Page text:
Trip to Israel Eye-opening, Life Changing
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Article reprinted with permission from Cleveland Jewish News.
By Joe Cimperman
Recently, a group of civic leaders, through the insight and generosity of Tom and Joanie Adler and the Jewish Federation of Cleveland, learned about a most beautiful, historic, spirit-filled, and complicated place called Israel.
This visit was a first for me and for many of the trip’s luminaries. As a native Clevelander raised in a Roman Catholic home, I read and studied as much as possible. But nothing could adequately prepare me for the sacred land where Islam, Christianity and Judaism blossomed, or for the meaning of Israeli entrepreneurialism, national get-up-and-go, or economic cooperation taking place on the Israel-Jordan border. And nothing, absolutely nothing, prepared me for the million miles of traveled roads and bridges between The Holy Land (Israel) and “The Land” (Cleveland).
In Tel Aviv, whose name means “The Old New Land,” we saw that much of the city’s history is painted in doorways, alley ways, on canvasses large and small. On a graffiti tour, poignant, hilarious, sad, inspiring, joyful and enduring images of Tel Aviv and Israel surrounded us.
One piece that burns in my memory is the illustrated depiction of the assassination of Prime Minister Yitzhak Rabin. It is difficult to shake the haunting image of what was in one moment the closest – and furthest – from peace that this great land has ever experienced.
At A Wider Bridge, the LGBTQI center in Tel Aviv, we learned about the community’s true open-door, open welcome, judgment-of-no-one fashion where youth from all sectors and every faith are supported. We were welcomed as sisters and brothers and talked about the Cleveland – Tel Aviv connections emanating from the International Gay Games hosted in Northeast Ohio a few years ago.
And in Jaffa, the intersections of faith and commerce in one of the oldest ports in the world became a real history lesson. Ancient civilizations came to a head here: Roman, Greek, Judaic and Ottoman empires all have fingerprints on these ancient stones. The market reminded me so much of our West Side Market and how the wall-breaking, bridge-building nature of sharing food is a universal truth.
We traveled on to a magical place called Kiryat Gat, where the Federation supports the growing Ethiopian-Israeli community. I was blown away. These ancient, beautiful, persecuted and resilient people are welcomed every day as they fulfill millennia dreams of return.
The dance, music, food and deep civic- and civil-society building is made possible by generous support from our Jewish community. And to be at the Sea of Galilee where Jesus spoke of the Beatitudes was soulful; to share it with this group of diverse interfaith Clevelanders was wondrous.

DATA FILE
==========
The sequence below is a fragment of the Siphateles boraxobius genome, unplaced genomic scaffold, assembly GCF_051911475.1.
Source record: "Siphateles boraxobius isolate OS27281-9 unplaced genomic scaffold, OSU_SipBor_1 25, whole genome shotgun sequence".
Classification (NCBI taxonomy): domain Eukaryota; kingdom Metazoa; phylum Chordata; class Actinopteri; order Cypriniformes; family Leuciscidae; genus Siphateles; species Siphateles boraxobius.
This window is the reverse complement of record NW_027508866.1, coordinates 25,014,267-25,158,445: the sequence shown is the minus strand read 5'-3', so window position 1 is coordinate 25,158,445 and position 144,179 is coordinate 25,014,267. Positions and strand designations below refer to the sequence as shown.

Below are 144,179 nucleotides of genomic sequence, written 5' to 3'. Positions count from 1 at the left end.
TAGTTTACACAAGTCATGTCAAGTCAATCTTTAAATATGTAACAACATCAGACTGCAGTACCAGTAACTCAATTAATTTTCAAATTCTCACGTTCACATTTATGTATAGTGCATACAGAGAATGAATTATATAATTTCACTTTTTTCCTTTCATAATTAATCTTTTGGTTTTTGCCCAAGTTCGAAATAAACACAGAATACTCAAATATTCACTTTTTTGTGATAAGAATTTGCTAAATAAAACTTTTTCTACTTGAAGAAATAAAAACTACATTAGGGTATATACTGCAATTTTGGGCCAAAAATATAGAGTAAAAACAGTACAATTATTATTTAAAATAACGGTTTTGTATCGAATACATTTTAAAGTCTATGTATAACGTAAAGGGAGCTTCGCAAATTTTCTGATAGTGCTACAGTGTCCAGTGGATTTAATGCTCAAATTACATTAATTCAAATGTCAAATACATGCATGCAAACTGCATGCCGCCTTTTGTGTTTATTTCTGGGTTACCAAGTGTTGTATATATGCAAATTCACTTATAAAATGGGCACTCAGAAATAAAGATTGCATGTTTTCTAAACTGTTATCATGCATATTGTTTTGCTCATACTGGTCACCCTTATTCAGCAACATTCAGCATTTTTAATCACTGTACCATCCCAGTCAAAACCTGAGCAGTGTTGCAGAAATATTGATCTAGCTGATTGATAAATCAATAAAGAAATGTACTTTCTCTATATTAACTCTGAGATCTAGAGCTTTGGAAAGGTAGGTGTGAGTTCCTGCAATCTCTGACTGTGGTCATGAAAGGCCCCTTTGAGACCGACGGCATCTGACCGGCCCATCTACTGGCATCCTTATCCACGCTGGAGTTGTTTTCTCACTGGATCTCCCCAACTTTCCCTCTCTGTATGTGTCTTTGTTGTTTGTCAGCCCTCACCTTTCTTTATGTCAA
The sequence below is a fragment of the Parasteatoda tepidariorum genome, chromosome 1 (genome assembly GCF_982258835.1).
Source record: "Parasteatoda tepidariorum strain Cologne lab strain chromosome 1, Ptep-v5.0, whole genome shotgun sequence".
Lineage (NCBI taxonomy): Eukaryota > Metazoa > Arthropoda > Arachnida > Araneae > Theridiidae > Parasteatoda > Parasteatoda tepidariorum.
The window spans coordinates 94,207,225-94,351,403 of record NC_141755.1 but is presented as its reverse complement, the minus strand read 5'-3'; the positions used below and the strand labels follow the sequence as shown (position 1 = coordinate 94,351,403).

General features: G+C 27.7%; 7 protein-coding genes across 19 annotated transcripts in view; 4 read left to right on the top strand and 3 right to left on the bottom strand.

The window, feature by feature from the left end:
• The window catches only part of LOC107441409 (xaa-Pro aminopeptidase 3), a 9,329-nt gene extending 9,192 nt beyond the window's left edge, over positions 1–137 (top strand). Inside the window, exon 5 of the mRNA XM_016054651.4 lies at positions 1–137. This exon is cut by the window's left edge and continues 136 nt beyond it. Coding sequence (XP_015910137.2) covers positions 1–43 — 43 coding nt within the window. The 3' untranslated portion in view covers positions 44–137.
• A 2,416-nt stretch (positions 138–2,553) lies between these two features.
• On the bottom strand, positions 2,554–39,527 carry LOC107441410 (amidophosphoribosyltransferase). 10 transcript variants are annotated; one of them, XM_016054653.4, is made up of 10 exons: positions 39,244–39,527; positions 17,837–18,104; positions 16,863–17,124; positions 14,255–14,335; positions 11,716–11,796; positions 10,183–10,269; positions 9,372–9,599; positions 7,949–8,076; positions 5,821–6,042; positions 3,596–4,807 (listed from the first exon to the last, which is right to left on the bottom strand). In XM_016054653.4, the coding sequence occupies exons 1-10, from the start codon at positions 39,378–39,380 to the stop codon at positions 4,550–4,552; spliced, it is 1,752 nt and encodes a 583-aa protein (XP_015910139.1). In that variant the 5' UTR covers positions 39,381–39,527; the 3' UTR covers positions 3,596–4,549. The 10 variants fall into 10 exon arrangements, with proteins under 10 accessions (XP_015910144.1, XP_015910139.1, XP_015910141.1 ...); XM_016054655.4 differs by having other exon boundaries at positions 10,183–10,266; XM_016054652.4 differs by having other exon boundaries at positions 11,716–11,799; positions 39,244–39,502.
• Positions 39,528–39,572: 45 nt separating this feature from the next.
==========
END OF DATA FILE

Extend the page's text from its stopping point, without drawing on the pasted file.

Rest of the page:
Our journey continued. Visiting with the Kurdish community, I marveled at the similarities shared with my St. Clair-Superior neighborhood. Here, and in Beit Shean – Valley of Springs, the Federation’s partner city, I noted parallels between this emerging city and Cleveland: gritty, multi-cultural, resilient, searching, pride-without-arrogance, deep civic responsibility and people looking for a way forward.
Throughout the week, we interacted with leaders who work collaboratively, strategically, thoughtfully every day.
At Havat Hashomer, we saw how Samuel, the Israeli Defense Forces base commander and his female lieutenants use charisma and human intelligence to re-integrate youth that have made mistakes and create pathways for them to live lives of meaning and thrive in their second chances. Boys who made mistakes, being given the chance to come back, aided and directed in their journey by young women. This is how societies thrive. Can you imagine this program in Cleveland?
“Jerusalem is a complicated city that needs to care for its diverse residents," noted leaders of the Jerusalem Foundation. No truer words were ever spoken. Here, programs from shared meals to employment and empowerment opportunities bring together residents of all faith communities. And real progress is being made. All of this so Holy Jerusalem, the birth city of Judaism, Christianity and Islam, can thrive.
And at Youth Futures in East Jerusalem, Shadi, the Palestinian director, explained that his views about Israel evolved over the last decade in large part because he became a father. Like fathers everywhere, he wants a better future for his – and all – children. He inspires community engagement through tutoring, mentoring and hosting soccer tournaments – bringing together Palestinian and Jewish participants who come from different places and faiths and neighborhoods, but find common ground on the ballfield. And this is the most sacred part of any Holy City – how to make tomorrow better for our children's children.
I will be meditating on this journey for the rest of my life. This experience will continue to be real for the people with whom I traveled and for the people who have yet to return. Our group carries on its dialogue not only to extend what we learned, but to determine how we can take up the mantel of building more bridges and traveling further on the bridges already built.
But make no mistake, none of us travels to the City of Gold, the Holy Jerusalem. We follow in the words of the great Yiddish poet Yitzhak Yasinowitz:
"One does not travel to Jerusalem. One returns. One ascends the road taken by generations, the path of longing on the way to redemption. One brings rucksacks stuffed with memories to each mountain each hill. In the white cobbled alleyways one offers a blessing for the memories of the past which have been renewed. One does not travel to Jerusalem. One returns."
Let us return as one Cleveland, one Cuyahoga County, one Northeastern Ohio, a diverse and united community – TOGETHER.
Joe Cimperman is president and CEO of Global Cleveland in Cleveland.